The left-liberal nationalist created an aporia over their role on exclusionary politics by not opposing the divisive politics swaddled in categorising the citizens as original-inhabitants (OI) and non-original inhabitants (NOI) in NRC process. The feeble voice of protest from the left-liberal nationalist circle against the administrative harassment and tribunal process for D-voters that caused many suicides and pauperisation of the citizens instilled a sense of distrust in the minds of the linguistically and religiously ostracised minority communities. Thus these nationalists got trapped in overarching fascist design of the Sangh. They did not take stand against the dismantling of the democratic content of the citizenship act 1955 and never demanded to restore the civilisational norms of 'citizenship by birth' which was withdrawn by BJP regime in 2003 and thus their message against the unconstitutional citizenship Bill was mired with anti-minoritism anti-immigrant biases. This was inevitable because the democratic identity movement cannot be built on the class-power of bourgeoisie who are deeply entrenched in global capitalist chain, it must be built under the working class leadership in this era of imperialism. Under any circumstances, the unity of working class must be the yardstick to ensure the victory of any democratic movement. The anti-bill movement has lost the plot because they were theoretically playing at the hands of the fascists who were bent on using this bill as a tool for religious polarisation, neither for providing citizenship to Bengali Hindu Dalit migrants nor for settling the Hindus from Bangladesh in Assam. During this anti-Bill movement, Buddhist Chakmas in Mizoram, the Bengali Hindus in Assam and Meghalaya were apprehensive of chauvinist attack, Muslims apprehended that this might be turned against them any time by the anti-muslim chauvinist camp within the movement, and in its continuation, the chauvinist demand of withdrawal of the policy of giving PRC to Assamese indigenous tribes got momentum in Arunachal Pradesh under the leadership of the constituent of anti-bill nationalist conglomerate. The possibility of building resistance movement against the fascists by ensuring the working class unity and upholding federalism has been lost. But has the objective reality changed? Has the working class shed their demand and postponed the agitation once and for all. Can the democratic aspiration of the Assamese middle class be revived?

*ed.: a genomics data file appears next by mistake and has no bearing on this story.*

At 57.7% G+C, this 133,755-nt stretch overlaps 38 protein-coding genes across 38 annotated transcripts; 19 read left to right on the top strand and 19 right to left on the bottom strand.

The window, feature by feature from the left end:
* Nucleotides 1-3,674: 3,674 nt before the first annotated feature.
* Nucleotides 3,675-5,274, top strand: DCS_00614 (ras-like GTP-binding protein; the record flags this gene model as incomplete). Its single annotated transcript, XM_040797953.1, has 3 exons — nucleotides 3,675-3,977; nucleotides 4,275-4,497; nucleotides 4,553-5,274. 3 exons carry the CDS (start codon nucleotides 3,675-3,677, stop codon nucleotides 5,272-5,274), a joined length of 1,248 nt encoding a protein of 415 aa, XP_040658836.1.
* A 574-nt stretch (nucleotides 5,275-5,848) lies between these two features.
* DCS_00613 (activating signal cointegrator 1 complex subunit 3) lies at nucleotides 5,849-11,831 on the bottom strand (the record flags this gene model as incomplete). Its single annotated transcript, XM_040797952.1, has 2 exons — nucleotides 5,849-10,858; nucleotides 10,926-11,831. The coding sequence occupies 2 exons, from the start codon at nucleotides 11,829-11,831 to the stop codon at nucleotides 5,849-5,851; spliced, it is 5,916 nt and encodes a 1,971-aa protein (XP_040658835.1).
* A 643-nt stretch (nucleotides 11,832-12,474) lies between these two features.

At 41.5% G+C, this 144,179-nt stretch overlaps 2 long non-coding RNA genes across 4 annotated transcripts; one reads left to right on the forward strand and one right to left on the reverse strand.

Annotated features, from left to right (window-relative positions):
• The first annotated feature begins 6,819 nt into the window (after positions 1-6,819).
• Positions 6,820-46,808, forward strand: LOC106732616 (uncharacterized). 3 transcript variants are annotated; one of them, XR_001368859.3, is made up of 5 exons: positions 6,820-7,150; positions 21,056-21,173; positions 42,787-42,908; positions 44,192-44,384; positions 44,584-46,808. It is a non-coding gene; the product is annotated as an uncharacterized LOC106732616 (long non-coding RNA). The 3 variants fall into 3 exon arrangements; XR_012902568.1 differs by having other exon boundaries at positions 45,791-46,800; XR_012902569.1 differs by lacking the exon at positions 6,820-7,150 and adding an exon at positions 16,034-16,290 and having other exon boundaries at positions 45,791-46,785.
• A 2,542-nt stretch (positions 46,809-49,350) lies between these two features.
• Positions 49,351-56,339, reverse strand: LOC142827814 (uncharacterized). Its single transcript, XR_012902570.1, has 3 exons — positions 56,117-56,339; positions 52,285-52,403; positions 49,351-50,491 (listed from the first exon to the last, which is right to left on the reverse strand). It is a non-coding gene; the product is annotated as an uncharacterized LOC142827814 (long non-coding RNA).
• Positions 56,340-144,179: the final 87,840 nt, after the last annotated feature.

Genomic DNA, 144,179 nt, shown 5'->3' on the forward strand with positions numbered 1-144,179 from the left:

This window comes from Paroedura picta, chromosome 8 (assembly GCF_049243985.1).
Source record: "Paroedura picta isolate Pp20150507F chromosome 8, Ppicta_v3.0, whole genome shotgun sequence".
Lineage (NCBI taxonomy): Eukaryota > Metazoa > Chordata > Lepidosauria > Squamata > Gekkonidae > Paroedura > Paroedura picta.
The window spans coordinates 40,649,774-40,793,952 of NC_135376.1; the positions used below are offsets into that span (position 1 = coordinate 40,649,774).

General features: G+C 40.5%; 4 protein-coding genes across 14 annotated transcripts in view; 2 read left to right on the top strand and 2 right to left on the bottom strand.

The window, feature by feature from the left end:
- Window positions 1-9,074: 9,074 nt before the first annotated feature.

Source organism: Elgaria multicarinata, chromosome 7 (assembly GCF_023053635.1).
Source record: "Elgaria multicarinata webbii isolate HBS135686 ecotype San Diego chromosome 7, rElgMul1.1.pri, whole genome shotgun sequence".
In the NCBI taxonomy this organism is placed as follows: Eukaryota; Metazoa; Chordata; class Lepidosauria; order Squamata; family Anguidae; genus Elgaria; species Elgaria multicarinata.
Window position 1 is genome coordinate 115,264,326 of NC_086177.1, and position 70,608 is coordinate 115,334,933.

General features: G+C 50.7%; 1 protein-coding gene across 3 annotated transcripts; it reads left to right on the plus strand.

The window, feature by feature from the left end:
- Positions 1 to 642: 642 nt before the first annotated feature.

The answers to the first two questions are in negative and third one is affirmative. Because nothing has changed structurally, the defeat of anti-Bill movement was ingrained in the ideological plank, and the apparent camp division within the communal and chauvinist forces has now vanished. The defeat of the working class for a democratic movement is due to the ideological bankruptcy of the left and liberal camp. This working class can rise again soon with their protest and demonstration and hoist the flag of democracy for building resistance if the left and liberal can do the course correction. What are those corrective measures?